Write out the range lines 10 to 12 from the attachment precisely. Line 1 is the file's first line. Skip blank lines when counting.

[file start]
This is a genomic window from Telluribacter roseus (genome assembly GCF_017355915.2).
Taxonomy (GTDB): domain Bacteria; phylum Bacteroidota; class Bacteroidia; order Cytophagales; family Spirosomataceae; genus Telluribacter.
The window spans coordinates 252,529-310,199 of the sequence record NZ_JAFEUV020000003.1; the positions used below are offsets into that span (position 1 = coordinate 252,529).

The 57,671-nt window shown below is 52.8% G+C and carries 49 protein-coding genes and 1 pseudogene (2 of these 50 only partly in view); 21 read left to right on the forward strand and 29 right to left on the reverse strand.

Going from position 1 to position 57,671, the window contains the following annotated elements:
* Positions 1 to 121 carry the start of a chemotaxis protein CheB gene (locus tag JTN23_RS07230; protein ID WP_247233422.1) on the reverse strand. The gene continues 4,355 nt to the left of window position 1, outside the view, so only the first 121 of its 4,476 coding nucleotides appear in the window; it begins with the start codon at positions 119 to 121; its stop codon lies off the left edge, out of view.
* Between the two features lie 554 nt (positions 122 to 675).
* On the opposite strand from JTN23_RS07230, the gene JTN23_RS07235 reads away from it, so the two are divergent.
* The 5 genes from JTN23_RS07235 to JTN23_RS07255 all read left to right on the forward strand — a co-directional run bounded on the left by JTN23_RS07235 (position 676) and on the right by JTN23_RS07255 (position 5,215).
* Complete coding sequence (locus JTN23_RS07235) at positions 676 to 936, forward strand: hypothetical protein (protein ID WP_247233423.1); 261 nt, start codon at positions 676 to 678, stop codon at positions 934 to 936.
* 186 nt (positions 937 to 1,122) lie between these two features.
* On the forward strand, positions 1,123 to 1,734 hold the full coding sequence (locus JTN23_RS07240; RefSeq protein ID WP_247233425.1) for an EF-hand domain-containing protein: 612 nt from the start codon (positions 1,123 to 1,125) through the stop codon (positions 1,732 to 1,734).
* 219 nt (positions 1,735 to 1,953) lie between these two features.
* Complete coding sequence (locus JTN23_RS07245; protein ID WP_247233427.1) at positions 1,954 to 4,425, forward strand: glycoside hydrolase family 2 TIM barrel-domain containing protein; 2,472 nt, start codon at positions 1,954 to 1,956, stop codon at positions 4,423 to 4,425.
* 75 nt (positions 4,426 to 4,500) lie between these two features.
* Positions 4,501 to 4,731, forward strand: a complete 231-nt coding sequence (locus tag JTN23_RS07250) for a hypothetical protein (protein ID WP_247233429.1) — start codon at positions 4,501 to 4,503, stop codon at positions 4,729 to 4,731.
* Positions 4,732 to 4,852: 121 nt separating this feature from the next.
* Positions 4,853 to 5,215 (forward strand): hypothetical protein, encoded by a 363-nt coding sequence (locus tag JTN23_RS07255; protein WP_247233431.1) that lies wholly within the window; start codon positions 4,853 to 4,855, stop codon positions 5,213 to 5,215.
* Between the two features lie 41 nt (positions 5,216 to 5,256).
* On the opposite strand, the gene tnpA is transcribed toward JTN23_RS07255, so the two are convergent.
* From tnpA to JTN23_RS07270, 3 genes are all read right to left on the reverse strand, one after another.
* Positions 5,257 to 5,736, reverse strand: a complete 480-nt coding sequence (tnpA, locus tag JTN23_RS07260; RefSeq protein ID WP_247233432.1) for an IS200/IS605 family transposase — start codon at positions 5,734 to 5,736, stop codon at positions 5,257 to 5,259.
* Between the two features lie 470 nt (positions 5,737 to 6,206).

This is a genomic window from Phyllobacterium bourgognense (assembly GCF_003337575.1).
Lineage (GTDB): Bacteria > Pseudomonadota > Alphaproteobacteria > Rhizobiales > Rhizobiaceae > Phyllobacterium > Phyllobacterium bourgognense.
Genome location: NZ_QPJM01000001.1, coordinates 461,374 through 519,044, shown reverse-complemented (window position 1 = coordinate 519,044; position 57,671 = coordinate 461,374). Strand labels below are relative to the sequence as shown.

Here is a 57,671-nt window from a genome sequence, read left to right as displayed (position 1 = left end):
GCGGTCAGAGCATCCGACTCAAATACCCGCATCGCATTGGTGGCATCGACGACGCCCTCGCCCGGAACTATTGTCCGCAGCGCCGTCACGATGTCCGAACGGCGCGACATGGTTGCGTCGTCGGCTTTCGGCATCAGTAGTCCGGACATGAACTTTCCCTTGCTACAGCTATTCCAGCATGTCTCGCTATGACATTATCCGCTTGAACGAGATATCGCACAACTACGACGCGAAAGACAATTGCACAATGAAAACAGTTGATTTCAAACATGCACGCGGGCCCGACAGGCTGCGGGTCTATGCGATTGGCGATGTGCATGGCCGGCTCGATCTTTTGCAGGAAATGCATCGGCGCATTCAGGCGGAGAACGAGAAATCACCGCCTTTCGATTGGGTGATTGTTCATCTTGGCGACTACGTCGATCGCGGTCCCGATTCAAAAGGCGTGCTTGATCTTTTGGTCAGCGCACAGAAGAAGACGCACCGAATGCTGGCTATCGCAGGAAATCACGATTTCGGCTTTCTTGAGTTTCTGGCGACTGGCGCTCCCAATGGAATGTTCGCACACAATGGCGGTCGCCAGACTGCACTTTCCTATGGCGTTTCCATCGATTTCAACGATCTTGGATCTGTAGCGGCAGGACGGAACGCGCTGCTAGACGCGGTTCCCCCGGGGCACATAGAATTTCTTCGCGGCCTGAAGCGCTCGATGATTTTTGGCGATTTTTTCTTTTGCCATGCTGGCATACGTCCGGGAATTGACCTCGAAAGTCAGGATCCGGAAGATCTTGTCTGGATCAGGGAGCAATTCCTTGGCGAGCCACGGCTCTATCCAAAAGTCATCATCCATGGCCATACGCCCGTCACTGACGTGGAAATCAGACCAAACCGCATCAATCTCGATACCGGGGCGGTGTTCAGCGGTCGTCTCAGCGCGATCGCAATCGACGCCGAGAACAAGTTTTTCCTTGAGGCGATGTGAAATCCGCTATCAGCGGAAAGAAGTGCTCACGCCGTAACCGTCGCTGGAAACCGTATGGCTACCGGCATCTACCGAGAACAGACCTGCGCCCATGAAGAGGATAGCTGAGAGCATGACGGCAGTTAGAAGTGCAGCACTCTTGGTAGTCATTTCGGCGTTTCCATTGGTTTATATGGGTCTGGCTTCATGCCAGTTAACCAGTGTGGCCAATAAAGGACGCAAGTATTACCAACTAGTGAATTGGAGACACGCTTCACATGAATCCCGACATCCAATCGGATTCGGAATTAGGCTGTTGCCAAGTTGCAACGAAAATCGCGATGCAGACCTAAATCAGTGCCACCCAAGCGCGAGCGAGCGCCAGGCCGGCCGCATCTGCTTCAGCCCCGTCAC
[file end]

* Complete coding sequence (locus JTN23_RS07235) at positions 676 to 936, forward strand: hypothetical protein (protein ID WP_247233423.1); 261 nt, start codon at positions 676 to 678, stop codon at positions 934 to 936.
* 186 nt (positions 937 to 1,122) lie between these two features.
* On the forward strand, positions 1,123 to 1,734 hold the full coding sequence (locus JTN23_RS07240; RefSeq protein ID WP_247233425.1) for an EF-hand domain-containing protein: 612 nt from the start codon (positions 1,123 to 1,125) through the stop codon (positions 1,732 to 1,734).